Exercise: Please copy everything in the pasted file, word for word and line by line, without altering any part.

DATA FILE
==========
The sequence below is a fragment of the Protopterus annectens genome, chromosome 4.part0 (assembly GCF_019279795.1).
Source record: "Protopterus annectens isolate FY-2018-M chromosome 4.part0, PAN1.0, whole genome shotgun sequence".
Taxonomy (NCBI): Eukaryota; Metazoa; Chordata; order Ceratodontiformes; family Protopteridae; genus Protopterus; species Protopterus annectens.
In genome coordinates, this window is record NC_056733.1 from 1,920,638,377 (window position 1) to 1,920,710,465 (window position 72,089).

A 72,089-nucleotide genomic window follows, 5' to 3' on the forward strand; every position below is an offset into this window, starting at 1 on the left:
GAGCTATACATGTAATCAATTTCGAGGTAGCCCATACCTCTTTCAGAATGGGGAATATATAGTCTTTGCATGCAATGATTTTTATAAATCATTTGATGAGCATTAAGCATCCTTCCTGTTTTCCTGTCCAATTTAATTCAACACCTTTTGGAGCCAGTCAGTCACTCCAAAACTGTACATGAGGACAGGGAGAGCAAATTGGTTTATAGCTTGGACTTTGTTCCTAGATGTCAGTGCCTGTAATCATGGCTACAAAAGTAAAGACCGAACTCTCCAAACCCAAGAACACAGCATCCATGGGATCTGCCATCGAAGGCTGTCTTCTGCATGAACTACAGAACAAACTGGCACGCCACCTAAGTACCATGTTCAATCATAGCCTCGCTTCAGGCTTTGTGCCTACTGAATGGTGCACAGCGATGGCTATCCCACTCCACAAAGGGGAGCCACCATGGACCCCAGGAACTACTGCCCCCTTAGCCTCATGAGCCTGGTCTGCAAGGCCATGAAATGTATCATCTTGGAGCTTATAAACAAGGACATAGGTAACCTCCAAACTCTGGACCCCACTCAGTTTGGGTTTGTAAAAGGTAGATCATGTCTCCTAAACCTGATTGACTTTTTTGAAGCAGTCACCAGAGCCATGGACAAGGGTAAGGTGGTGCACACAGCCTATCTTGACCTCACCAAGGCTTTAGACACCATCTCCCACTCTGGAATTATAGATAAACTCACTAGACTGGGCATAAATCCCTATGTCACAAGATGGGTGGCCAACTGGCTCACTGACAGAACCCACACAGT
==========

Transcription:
The sequence below is a fragment of the Protopterus annectens genome, chromosome 4.part0 (assembly GCF_019279795.1).
Source record: "Protopterus annectens isolate FY-2018-M chromosome 4.part0, PAN1.0, whole genome shotgun sequence".
Taxonomy (NCBI): Eukaryota; Metazoa; Chordata; order Ceratodontiformes; family Protopteridae; genus Protopterus; species Protopterus annectens.
In genome coordinates, this window is record NC_056733.1 from 1,920,638,377 (window position 1) to 1,920,710,465 (window position 72,089).

A 72,089-nucleotide genomic window follows, 5' to 3' on the forward strand; every position below is an offset into this window, starting at 1 on the left:
GAGCTATACATGTAATCAATTTCGAGGTAGCCCATACCTCTTTCAGAATGGGGAATATATAGTCTTTGCATGCAATGATTTTTATAAATCATTTGATGAGCATTAAGCATCCTTCCTGTTTTCCTGTCCAATTTAATTCAACACCTTTTGGAGCCAGTCAGTCACTCCAAAACTGTACATGAGGACAGGGAGAGCAAATTGGTTTATAGCTTGGACTTTGTTCCTAGATGTCAGTGCCTGTAATCATGGCTACAAAAGTAAAGACCGAACTCTCCAAACCCAAGAACACAGCATCCATGGGATCTGCCATCGAAGGCTGTCTTCTGCATGAACTACAGAACAAACTGGCACGCCACCTAAGTACCATGTTCAATCATAGCCTCGCTTCAGGCTTTGTGCCTACTGAATGGTGCACAGCGATGGCTATCCCACTCCACAAAGGGGAGCCACCATGGACCCCAGGAACTACTGCCCCCTTAGCCTCATGAGCCTGGTCTGCAAGGCCATGAAATGTATCATCTTGGAGCTTATAAACAAGGACATAGGTAACCTCCAAACTCTGGACCCCACTCAGTTTGGGTTTGTAAAAGGTAGATCATGTCTCCTAAACCTGATTGACTTTTTTGAAGCAGTCACCAGAGCCATGGACAAGGGTAAGGTGGTGCACACAGCCTATCTTGACCTCACCAAGGCTTTAGACACCATCTCCCACTCTGGAATTATAGATAAACTCACTAGACTGGGCATAAATCCCTATGTCACAAGATGGGTGGCCAACTGGCTCACTGACAGAACCCACACAGT